NASA Astrophysics Data System (ADS)

    Wu, Jing; Ferns, Gordon; Giles, John; Lewis, Emma

    2011-03-01

    Low axial resolution data such as multi-slice CT(MSCT) used for coronary artery disease screening must balance the potential loss in image clarity, detail and partial volume effects with the benefits to the patient such as faster acquisition time leading to lower dose exposure. In addition, tracking of the coronary arteries can aid the location of objects contained within, thus helping to differentiate them from similar in appearance, difficult to discern neighbouring regions. A fully automated system has been developed to segment and track the main coronary arteries and visualize the results. Automated heart isolation is carried out for each slice of an MSCT image using active contour methods. Ascending aorta and artery root segmentation is performed using a combination of active contours, morphological operators and geometric analysis of coronary anatomy to identify a starting point for vessel tracking. Artery tracking and backtracking employs analysis of vessel position combined with segmented region shape analysis to obtain artery paths. Robust, accurate threshold parameters are calculated for segmentation utilizing Gaussian Mixture Model fitting and analysis. The low axial resolution of our MSCT data sets, in combination with poor image clarity and noise presented the greatest challenge. Classification techniques such as shape analysis have been utilized to good effect and our results to date have shown that such deficiencies in the data can be overcome, further promoting the positive benefits to patients.

  16. Image Quality Indicator for Infrared Inspections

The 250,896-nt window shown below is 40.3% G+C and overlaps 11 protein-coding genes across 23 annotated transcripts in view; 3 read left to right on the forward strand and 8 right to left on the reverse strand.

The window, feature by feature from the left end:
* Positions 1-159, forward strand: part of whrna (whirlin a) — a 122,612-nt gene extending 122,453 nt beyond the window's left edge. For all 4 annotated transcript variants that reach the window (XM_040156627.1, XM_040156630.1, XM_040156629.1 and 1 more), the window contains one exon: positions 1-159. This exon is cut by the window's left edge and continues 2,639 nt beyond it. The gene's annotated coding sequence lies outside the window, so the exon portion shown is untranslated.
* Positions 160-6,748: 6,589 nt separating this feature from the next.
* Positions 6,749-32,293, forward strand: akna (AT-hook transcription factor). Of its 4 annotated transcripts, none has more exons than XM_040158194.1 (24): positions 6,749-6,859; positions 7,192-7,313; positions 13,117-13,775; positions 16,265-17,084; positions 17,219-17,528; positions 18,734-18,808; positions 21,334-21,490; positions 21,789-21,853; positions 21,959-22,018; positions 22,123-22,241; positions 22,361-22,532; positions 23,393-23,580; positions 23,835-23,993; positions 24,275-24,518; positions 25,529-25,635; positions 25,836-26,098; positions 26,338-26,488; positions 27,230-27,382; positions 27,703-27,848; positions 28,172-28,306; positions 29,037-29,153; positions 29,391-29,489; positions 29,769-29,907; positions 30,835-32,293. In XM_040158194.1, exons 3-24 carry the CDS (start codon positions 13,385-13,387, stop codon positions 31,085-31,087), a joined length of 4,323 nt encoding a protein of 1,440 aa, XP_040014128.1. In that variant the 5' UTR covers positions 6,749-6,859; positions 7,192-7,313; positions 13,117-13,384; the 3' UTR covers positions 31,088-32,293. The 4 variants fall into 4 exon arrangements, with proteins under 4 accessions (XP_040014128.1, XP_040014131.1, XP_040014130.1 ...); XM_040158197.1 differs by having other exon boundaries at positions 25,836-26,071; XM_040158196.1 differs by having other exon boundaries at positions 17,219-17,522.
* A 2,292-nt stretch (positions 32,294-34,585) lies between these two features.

NASA Technical Reports Server (NTRS)

    Burke, Eric

    2011-01-01

    The quality of images generated during an infrared thermal inspection depends on many system variables, settings, and parameters to include the focal length setting of the IR camera lens. If any relevant parameter is incorrect or sub-optimal, the resulting IR images will usually exhibit inherent unsharpness and lack of resolution. Traditional reference standards and image quality indicators (IQIs) are made of representative hardware samples and contain representative flaws of concern. These standards are used to verify that representative flaws can be detected with the current IR system settings. However, these traditional standards do not enable the operator to quantify the quality limitations of the resulting images, i.e. determine the inherent maximum image sensitivity and image resolution. As a result, the operator does not have the ability to optimize the IR inspection system prior to data acquisition. The innovative IQI described here eliminates this limitation and enables the operator to objectively quantify and optimize the relevant variables of the IR inspection system, resulting in enhanced image quality with consistency and repeatability in the inspection application. The IR IQI consists of various copper foil features of known sizes that are printed on a dielectric non-conductive board. The significant difference in thermal conductivity between the two materials ensures that each appears with a distinct grayscale or brightness in the resulting IR image. Therefore, the IR image of the IQI exhibits high contrast between the copper features and the underlying dielectric board, which is required to detect the edges of the various copper features. The copper features consist of individual elements of various shapes and sizes, or of element-pairs of known shapes and sizes and with known spacing between the elements creating the pair. For example, filled copper circles with various diameters can be used as individual elements to quantify the image sensitivity limit. Copper line-pairs of various sizes where the line width is equivalent to the spacing between the lines can be used as element-pairs to quantify the image resolution limit.

  17. Scene reduction for subjective image quality assessment

    NASA Astrophysics Data System (ADS)

    Lewandowska (Tomaszewska), Anna

    2016-01-01